Health and safety learning and change case study
Her Majesty’s Naval Base (HMNB) Clyde is one of three operating bases in the United Kingdom for the Royal Navy (RN), along with HMNB Portsmouth and HMNB Devonport. The Clyde base straddles two sites: Faslane, 25 miles west of Glasgow, the headquarters of the Royal Navy in Scotland; and the Royal Naval Armament Depot at Coulport, eight miles from Faslane.
HMNB Clyde employs more than 3,000 people, working for the Royal Navy, the Ministry of Defence (MoD), Babcock Marine and various contractors. Overall command of the base is under Commodore Chris Hockley, RN.
The challenge of safety
Health and Safety at Work is a huge issue for HMNB Clyde. Commodore Hockley and the local Managing Director of Babcock Marine, Craig Lockhart, are co-signatories to a vision statement, “Our Challenge on Safety”.
The vision statement includes 10 core safety values and concludes: “We want to move from a culture that accepts that accidents will happen to one in which every employee is confident in going home safely at the end of a day’s work, having provided products and services that are inherently safe to the end user and the general public”.
This vision is supported by a raft of safety policies and procedures, the staff and resources to implement and manage them, information and training, and everything you would expect from one of the most safety conscious installations in one of the most sensitive industries.
Yet there is growing evidence that no amount of legislation, information, policies and procedures, education and training, or even good corporate intentions is enough.
For example, the Health and Safety Executive figures for work related deaths in the UK (see www.hse.gov.uk) show a steady decline from 1500 deaths in 1960 to an average of 220 per year since 2000. These have now reached a plateau (see graph below) with each death being underpinned by tens of thousands of accidents and near misses, on a sliding scale of severe to minor.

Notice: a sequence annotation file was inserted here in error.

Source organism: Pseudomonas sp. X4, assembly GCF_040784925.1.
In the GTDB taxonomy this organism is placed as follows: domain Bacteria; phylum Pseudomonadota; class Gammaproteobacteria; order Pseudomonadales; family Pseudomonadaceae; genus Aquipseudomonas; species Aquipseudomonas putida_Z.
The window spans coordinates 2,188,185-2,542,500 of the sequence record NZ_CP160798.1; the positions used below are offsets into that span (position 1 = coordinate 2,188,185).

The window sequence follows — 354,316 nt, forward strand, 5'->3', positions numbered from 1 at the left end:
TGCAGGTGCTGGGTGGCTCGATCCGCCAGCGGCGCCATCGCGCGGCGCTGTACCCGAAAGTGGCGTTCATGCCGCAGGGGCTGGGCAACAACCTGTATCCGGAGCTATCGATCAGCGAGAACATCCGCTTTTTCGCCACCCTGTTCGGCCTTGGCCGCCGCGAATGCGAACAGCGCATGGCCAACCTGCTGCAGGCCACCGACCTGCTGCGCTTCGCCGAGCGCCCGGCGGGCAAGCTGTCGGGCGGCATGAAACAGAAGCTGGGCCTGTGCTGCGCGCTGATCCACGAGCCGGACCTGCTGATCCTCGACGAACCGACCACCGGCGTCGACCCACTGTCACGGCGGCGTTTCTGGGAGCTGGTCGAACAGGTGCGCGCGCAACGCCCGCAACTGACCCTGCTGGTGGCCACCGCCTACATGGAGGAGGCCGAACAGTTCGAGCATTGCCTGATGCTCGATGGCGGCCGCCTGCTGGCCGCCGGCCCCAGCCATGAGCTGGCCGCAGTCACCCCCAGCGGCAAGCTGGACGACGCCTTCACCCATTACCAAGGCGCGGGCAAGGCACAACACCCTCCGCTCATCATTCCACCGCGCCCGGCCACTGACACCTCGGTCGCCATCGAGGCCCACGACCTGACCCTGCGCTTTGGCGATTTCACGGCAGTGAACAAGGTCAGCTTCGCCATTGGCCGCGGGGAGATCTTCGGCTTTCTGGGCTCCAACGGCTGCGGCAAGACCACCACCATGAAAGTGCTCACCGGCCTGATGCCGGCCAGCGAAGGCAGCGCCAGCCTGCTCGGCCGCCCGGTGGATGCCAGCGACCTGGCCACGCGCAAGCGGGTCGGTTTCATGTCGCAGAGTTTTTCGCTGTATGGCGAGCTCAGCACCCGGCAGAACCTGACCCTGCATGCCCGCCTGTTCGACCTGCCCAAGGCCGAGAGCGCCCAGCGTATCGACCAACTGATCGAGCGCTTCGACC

One explanation for this is that the remedial effects of policies and procedures, however scrupulously applied, can only accomplish so much, and from this point onwards a new approach is needed to reduce the number of deaths and other injuries. HMNB Clyde’s response to this is the Incident and Injury Free (IIF) initiative. IIF is a registered mark of JMJ Associates (see www.jmj.com), an international firm of change consultants who specialise in helping clients achieve extraordinary business results.
The new challenge is to engage everyone at HMNB Clyde in learning about health and safety, and applying their new knowledge in their work environment, with a view to transforming the organisation.
It all started with an initial meeting and workshop, organised in London in March 2007 by Babcock International Group, which set the challenge to deliver an incident and injury free environment everywhere that Babcock employees work.
Following wider consultation, this was enthusiastically adopted by HMNB Clyde and implemented as a joint initiative of Babcock Marine, the Ministry of Defence and the Royal Navy from 7 April 2008. JMJ Associates were retained to provide the impetus, the framework and a number of resources to kick start and sustain the programme.
HMNB Clyde’s philosophy is that there needs to be a completely new safety culture and safety leadership, with a shared sense of ownership by all. HMNB Clyde has safety systems, processes, equipment and training, and yet people still get injured. This isn’t acceptable: they don’t want to have industry average figures for accidents and injuries, but rather to lead a change in the Naval support sector, to aim to become completely incident and injury free.
Mark Eltringham of Babcock Marine, and Senior IIF Coordinator at Faslane, said: “This is not about quick wins – it’s about culture change and a long term commitment”. It is not just about change, but about...
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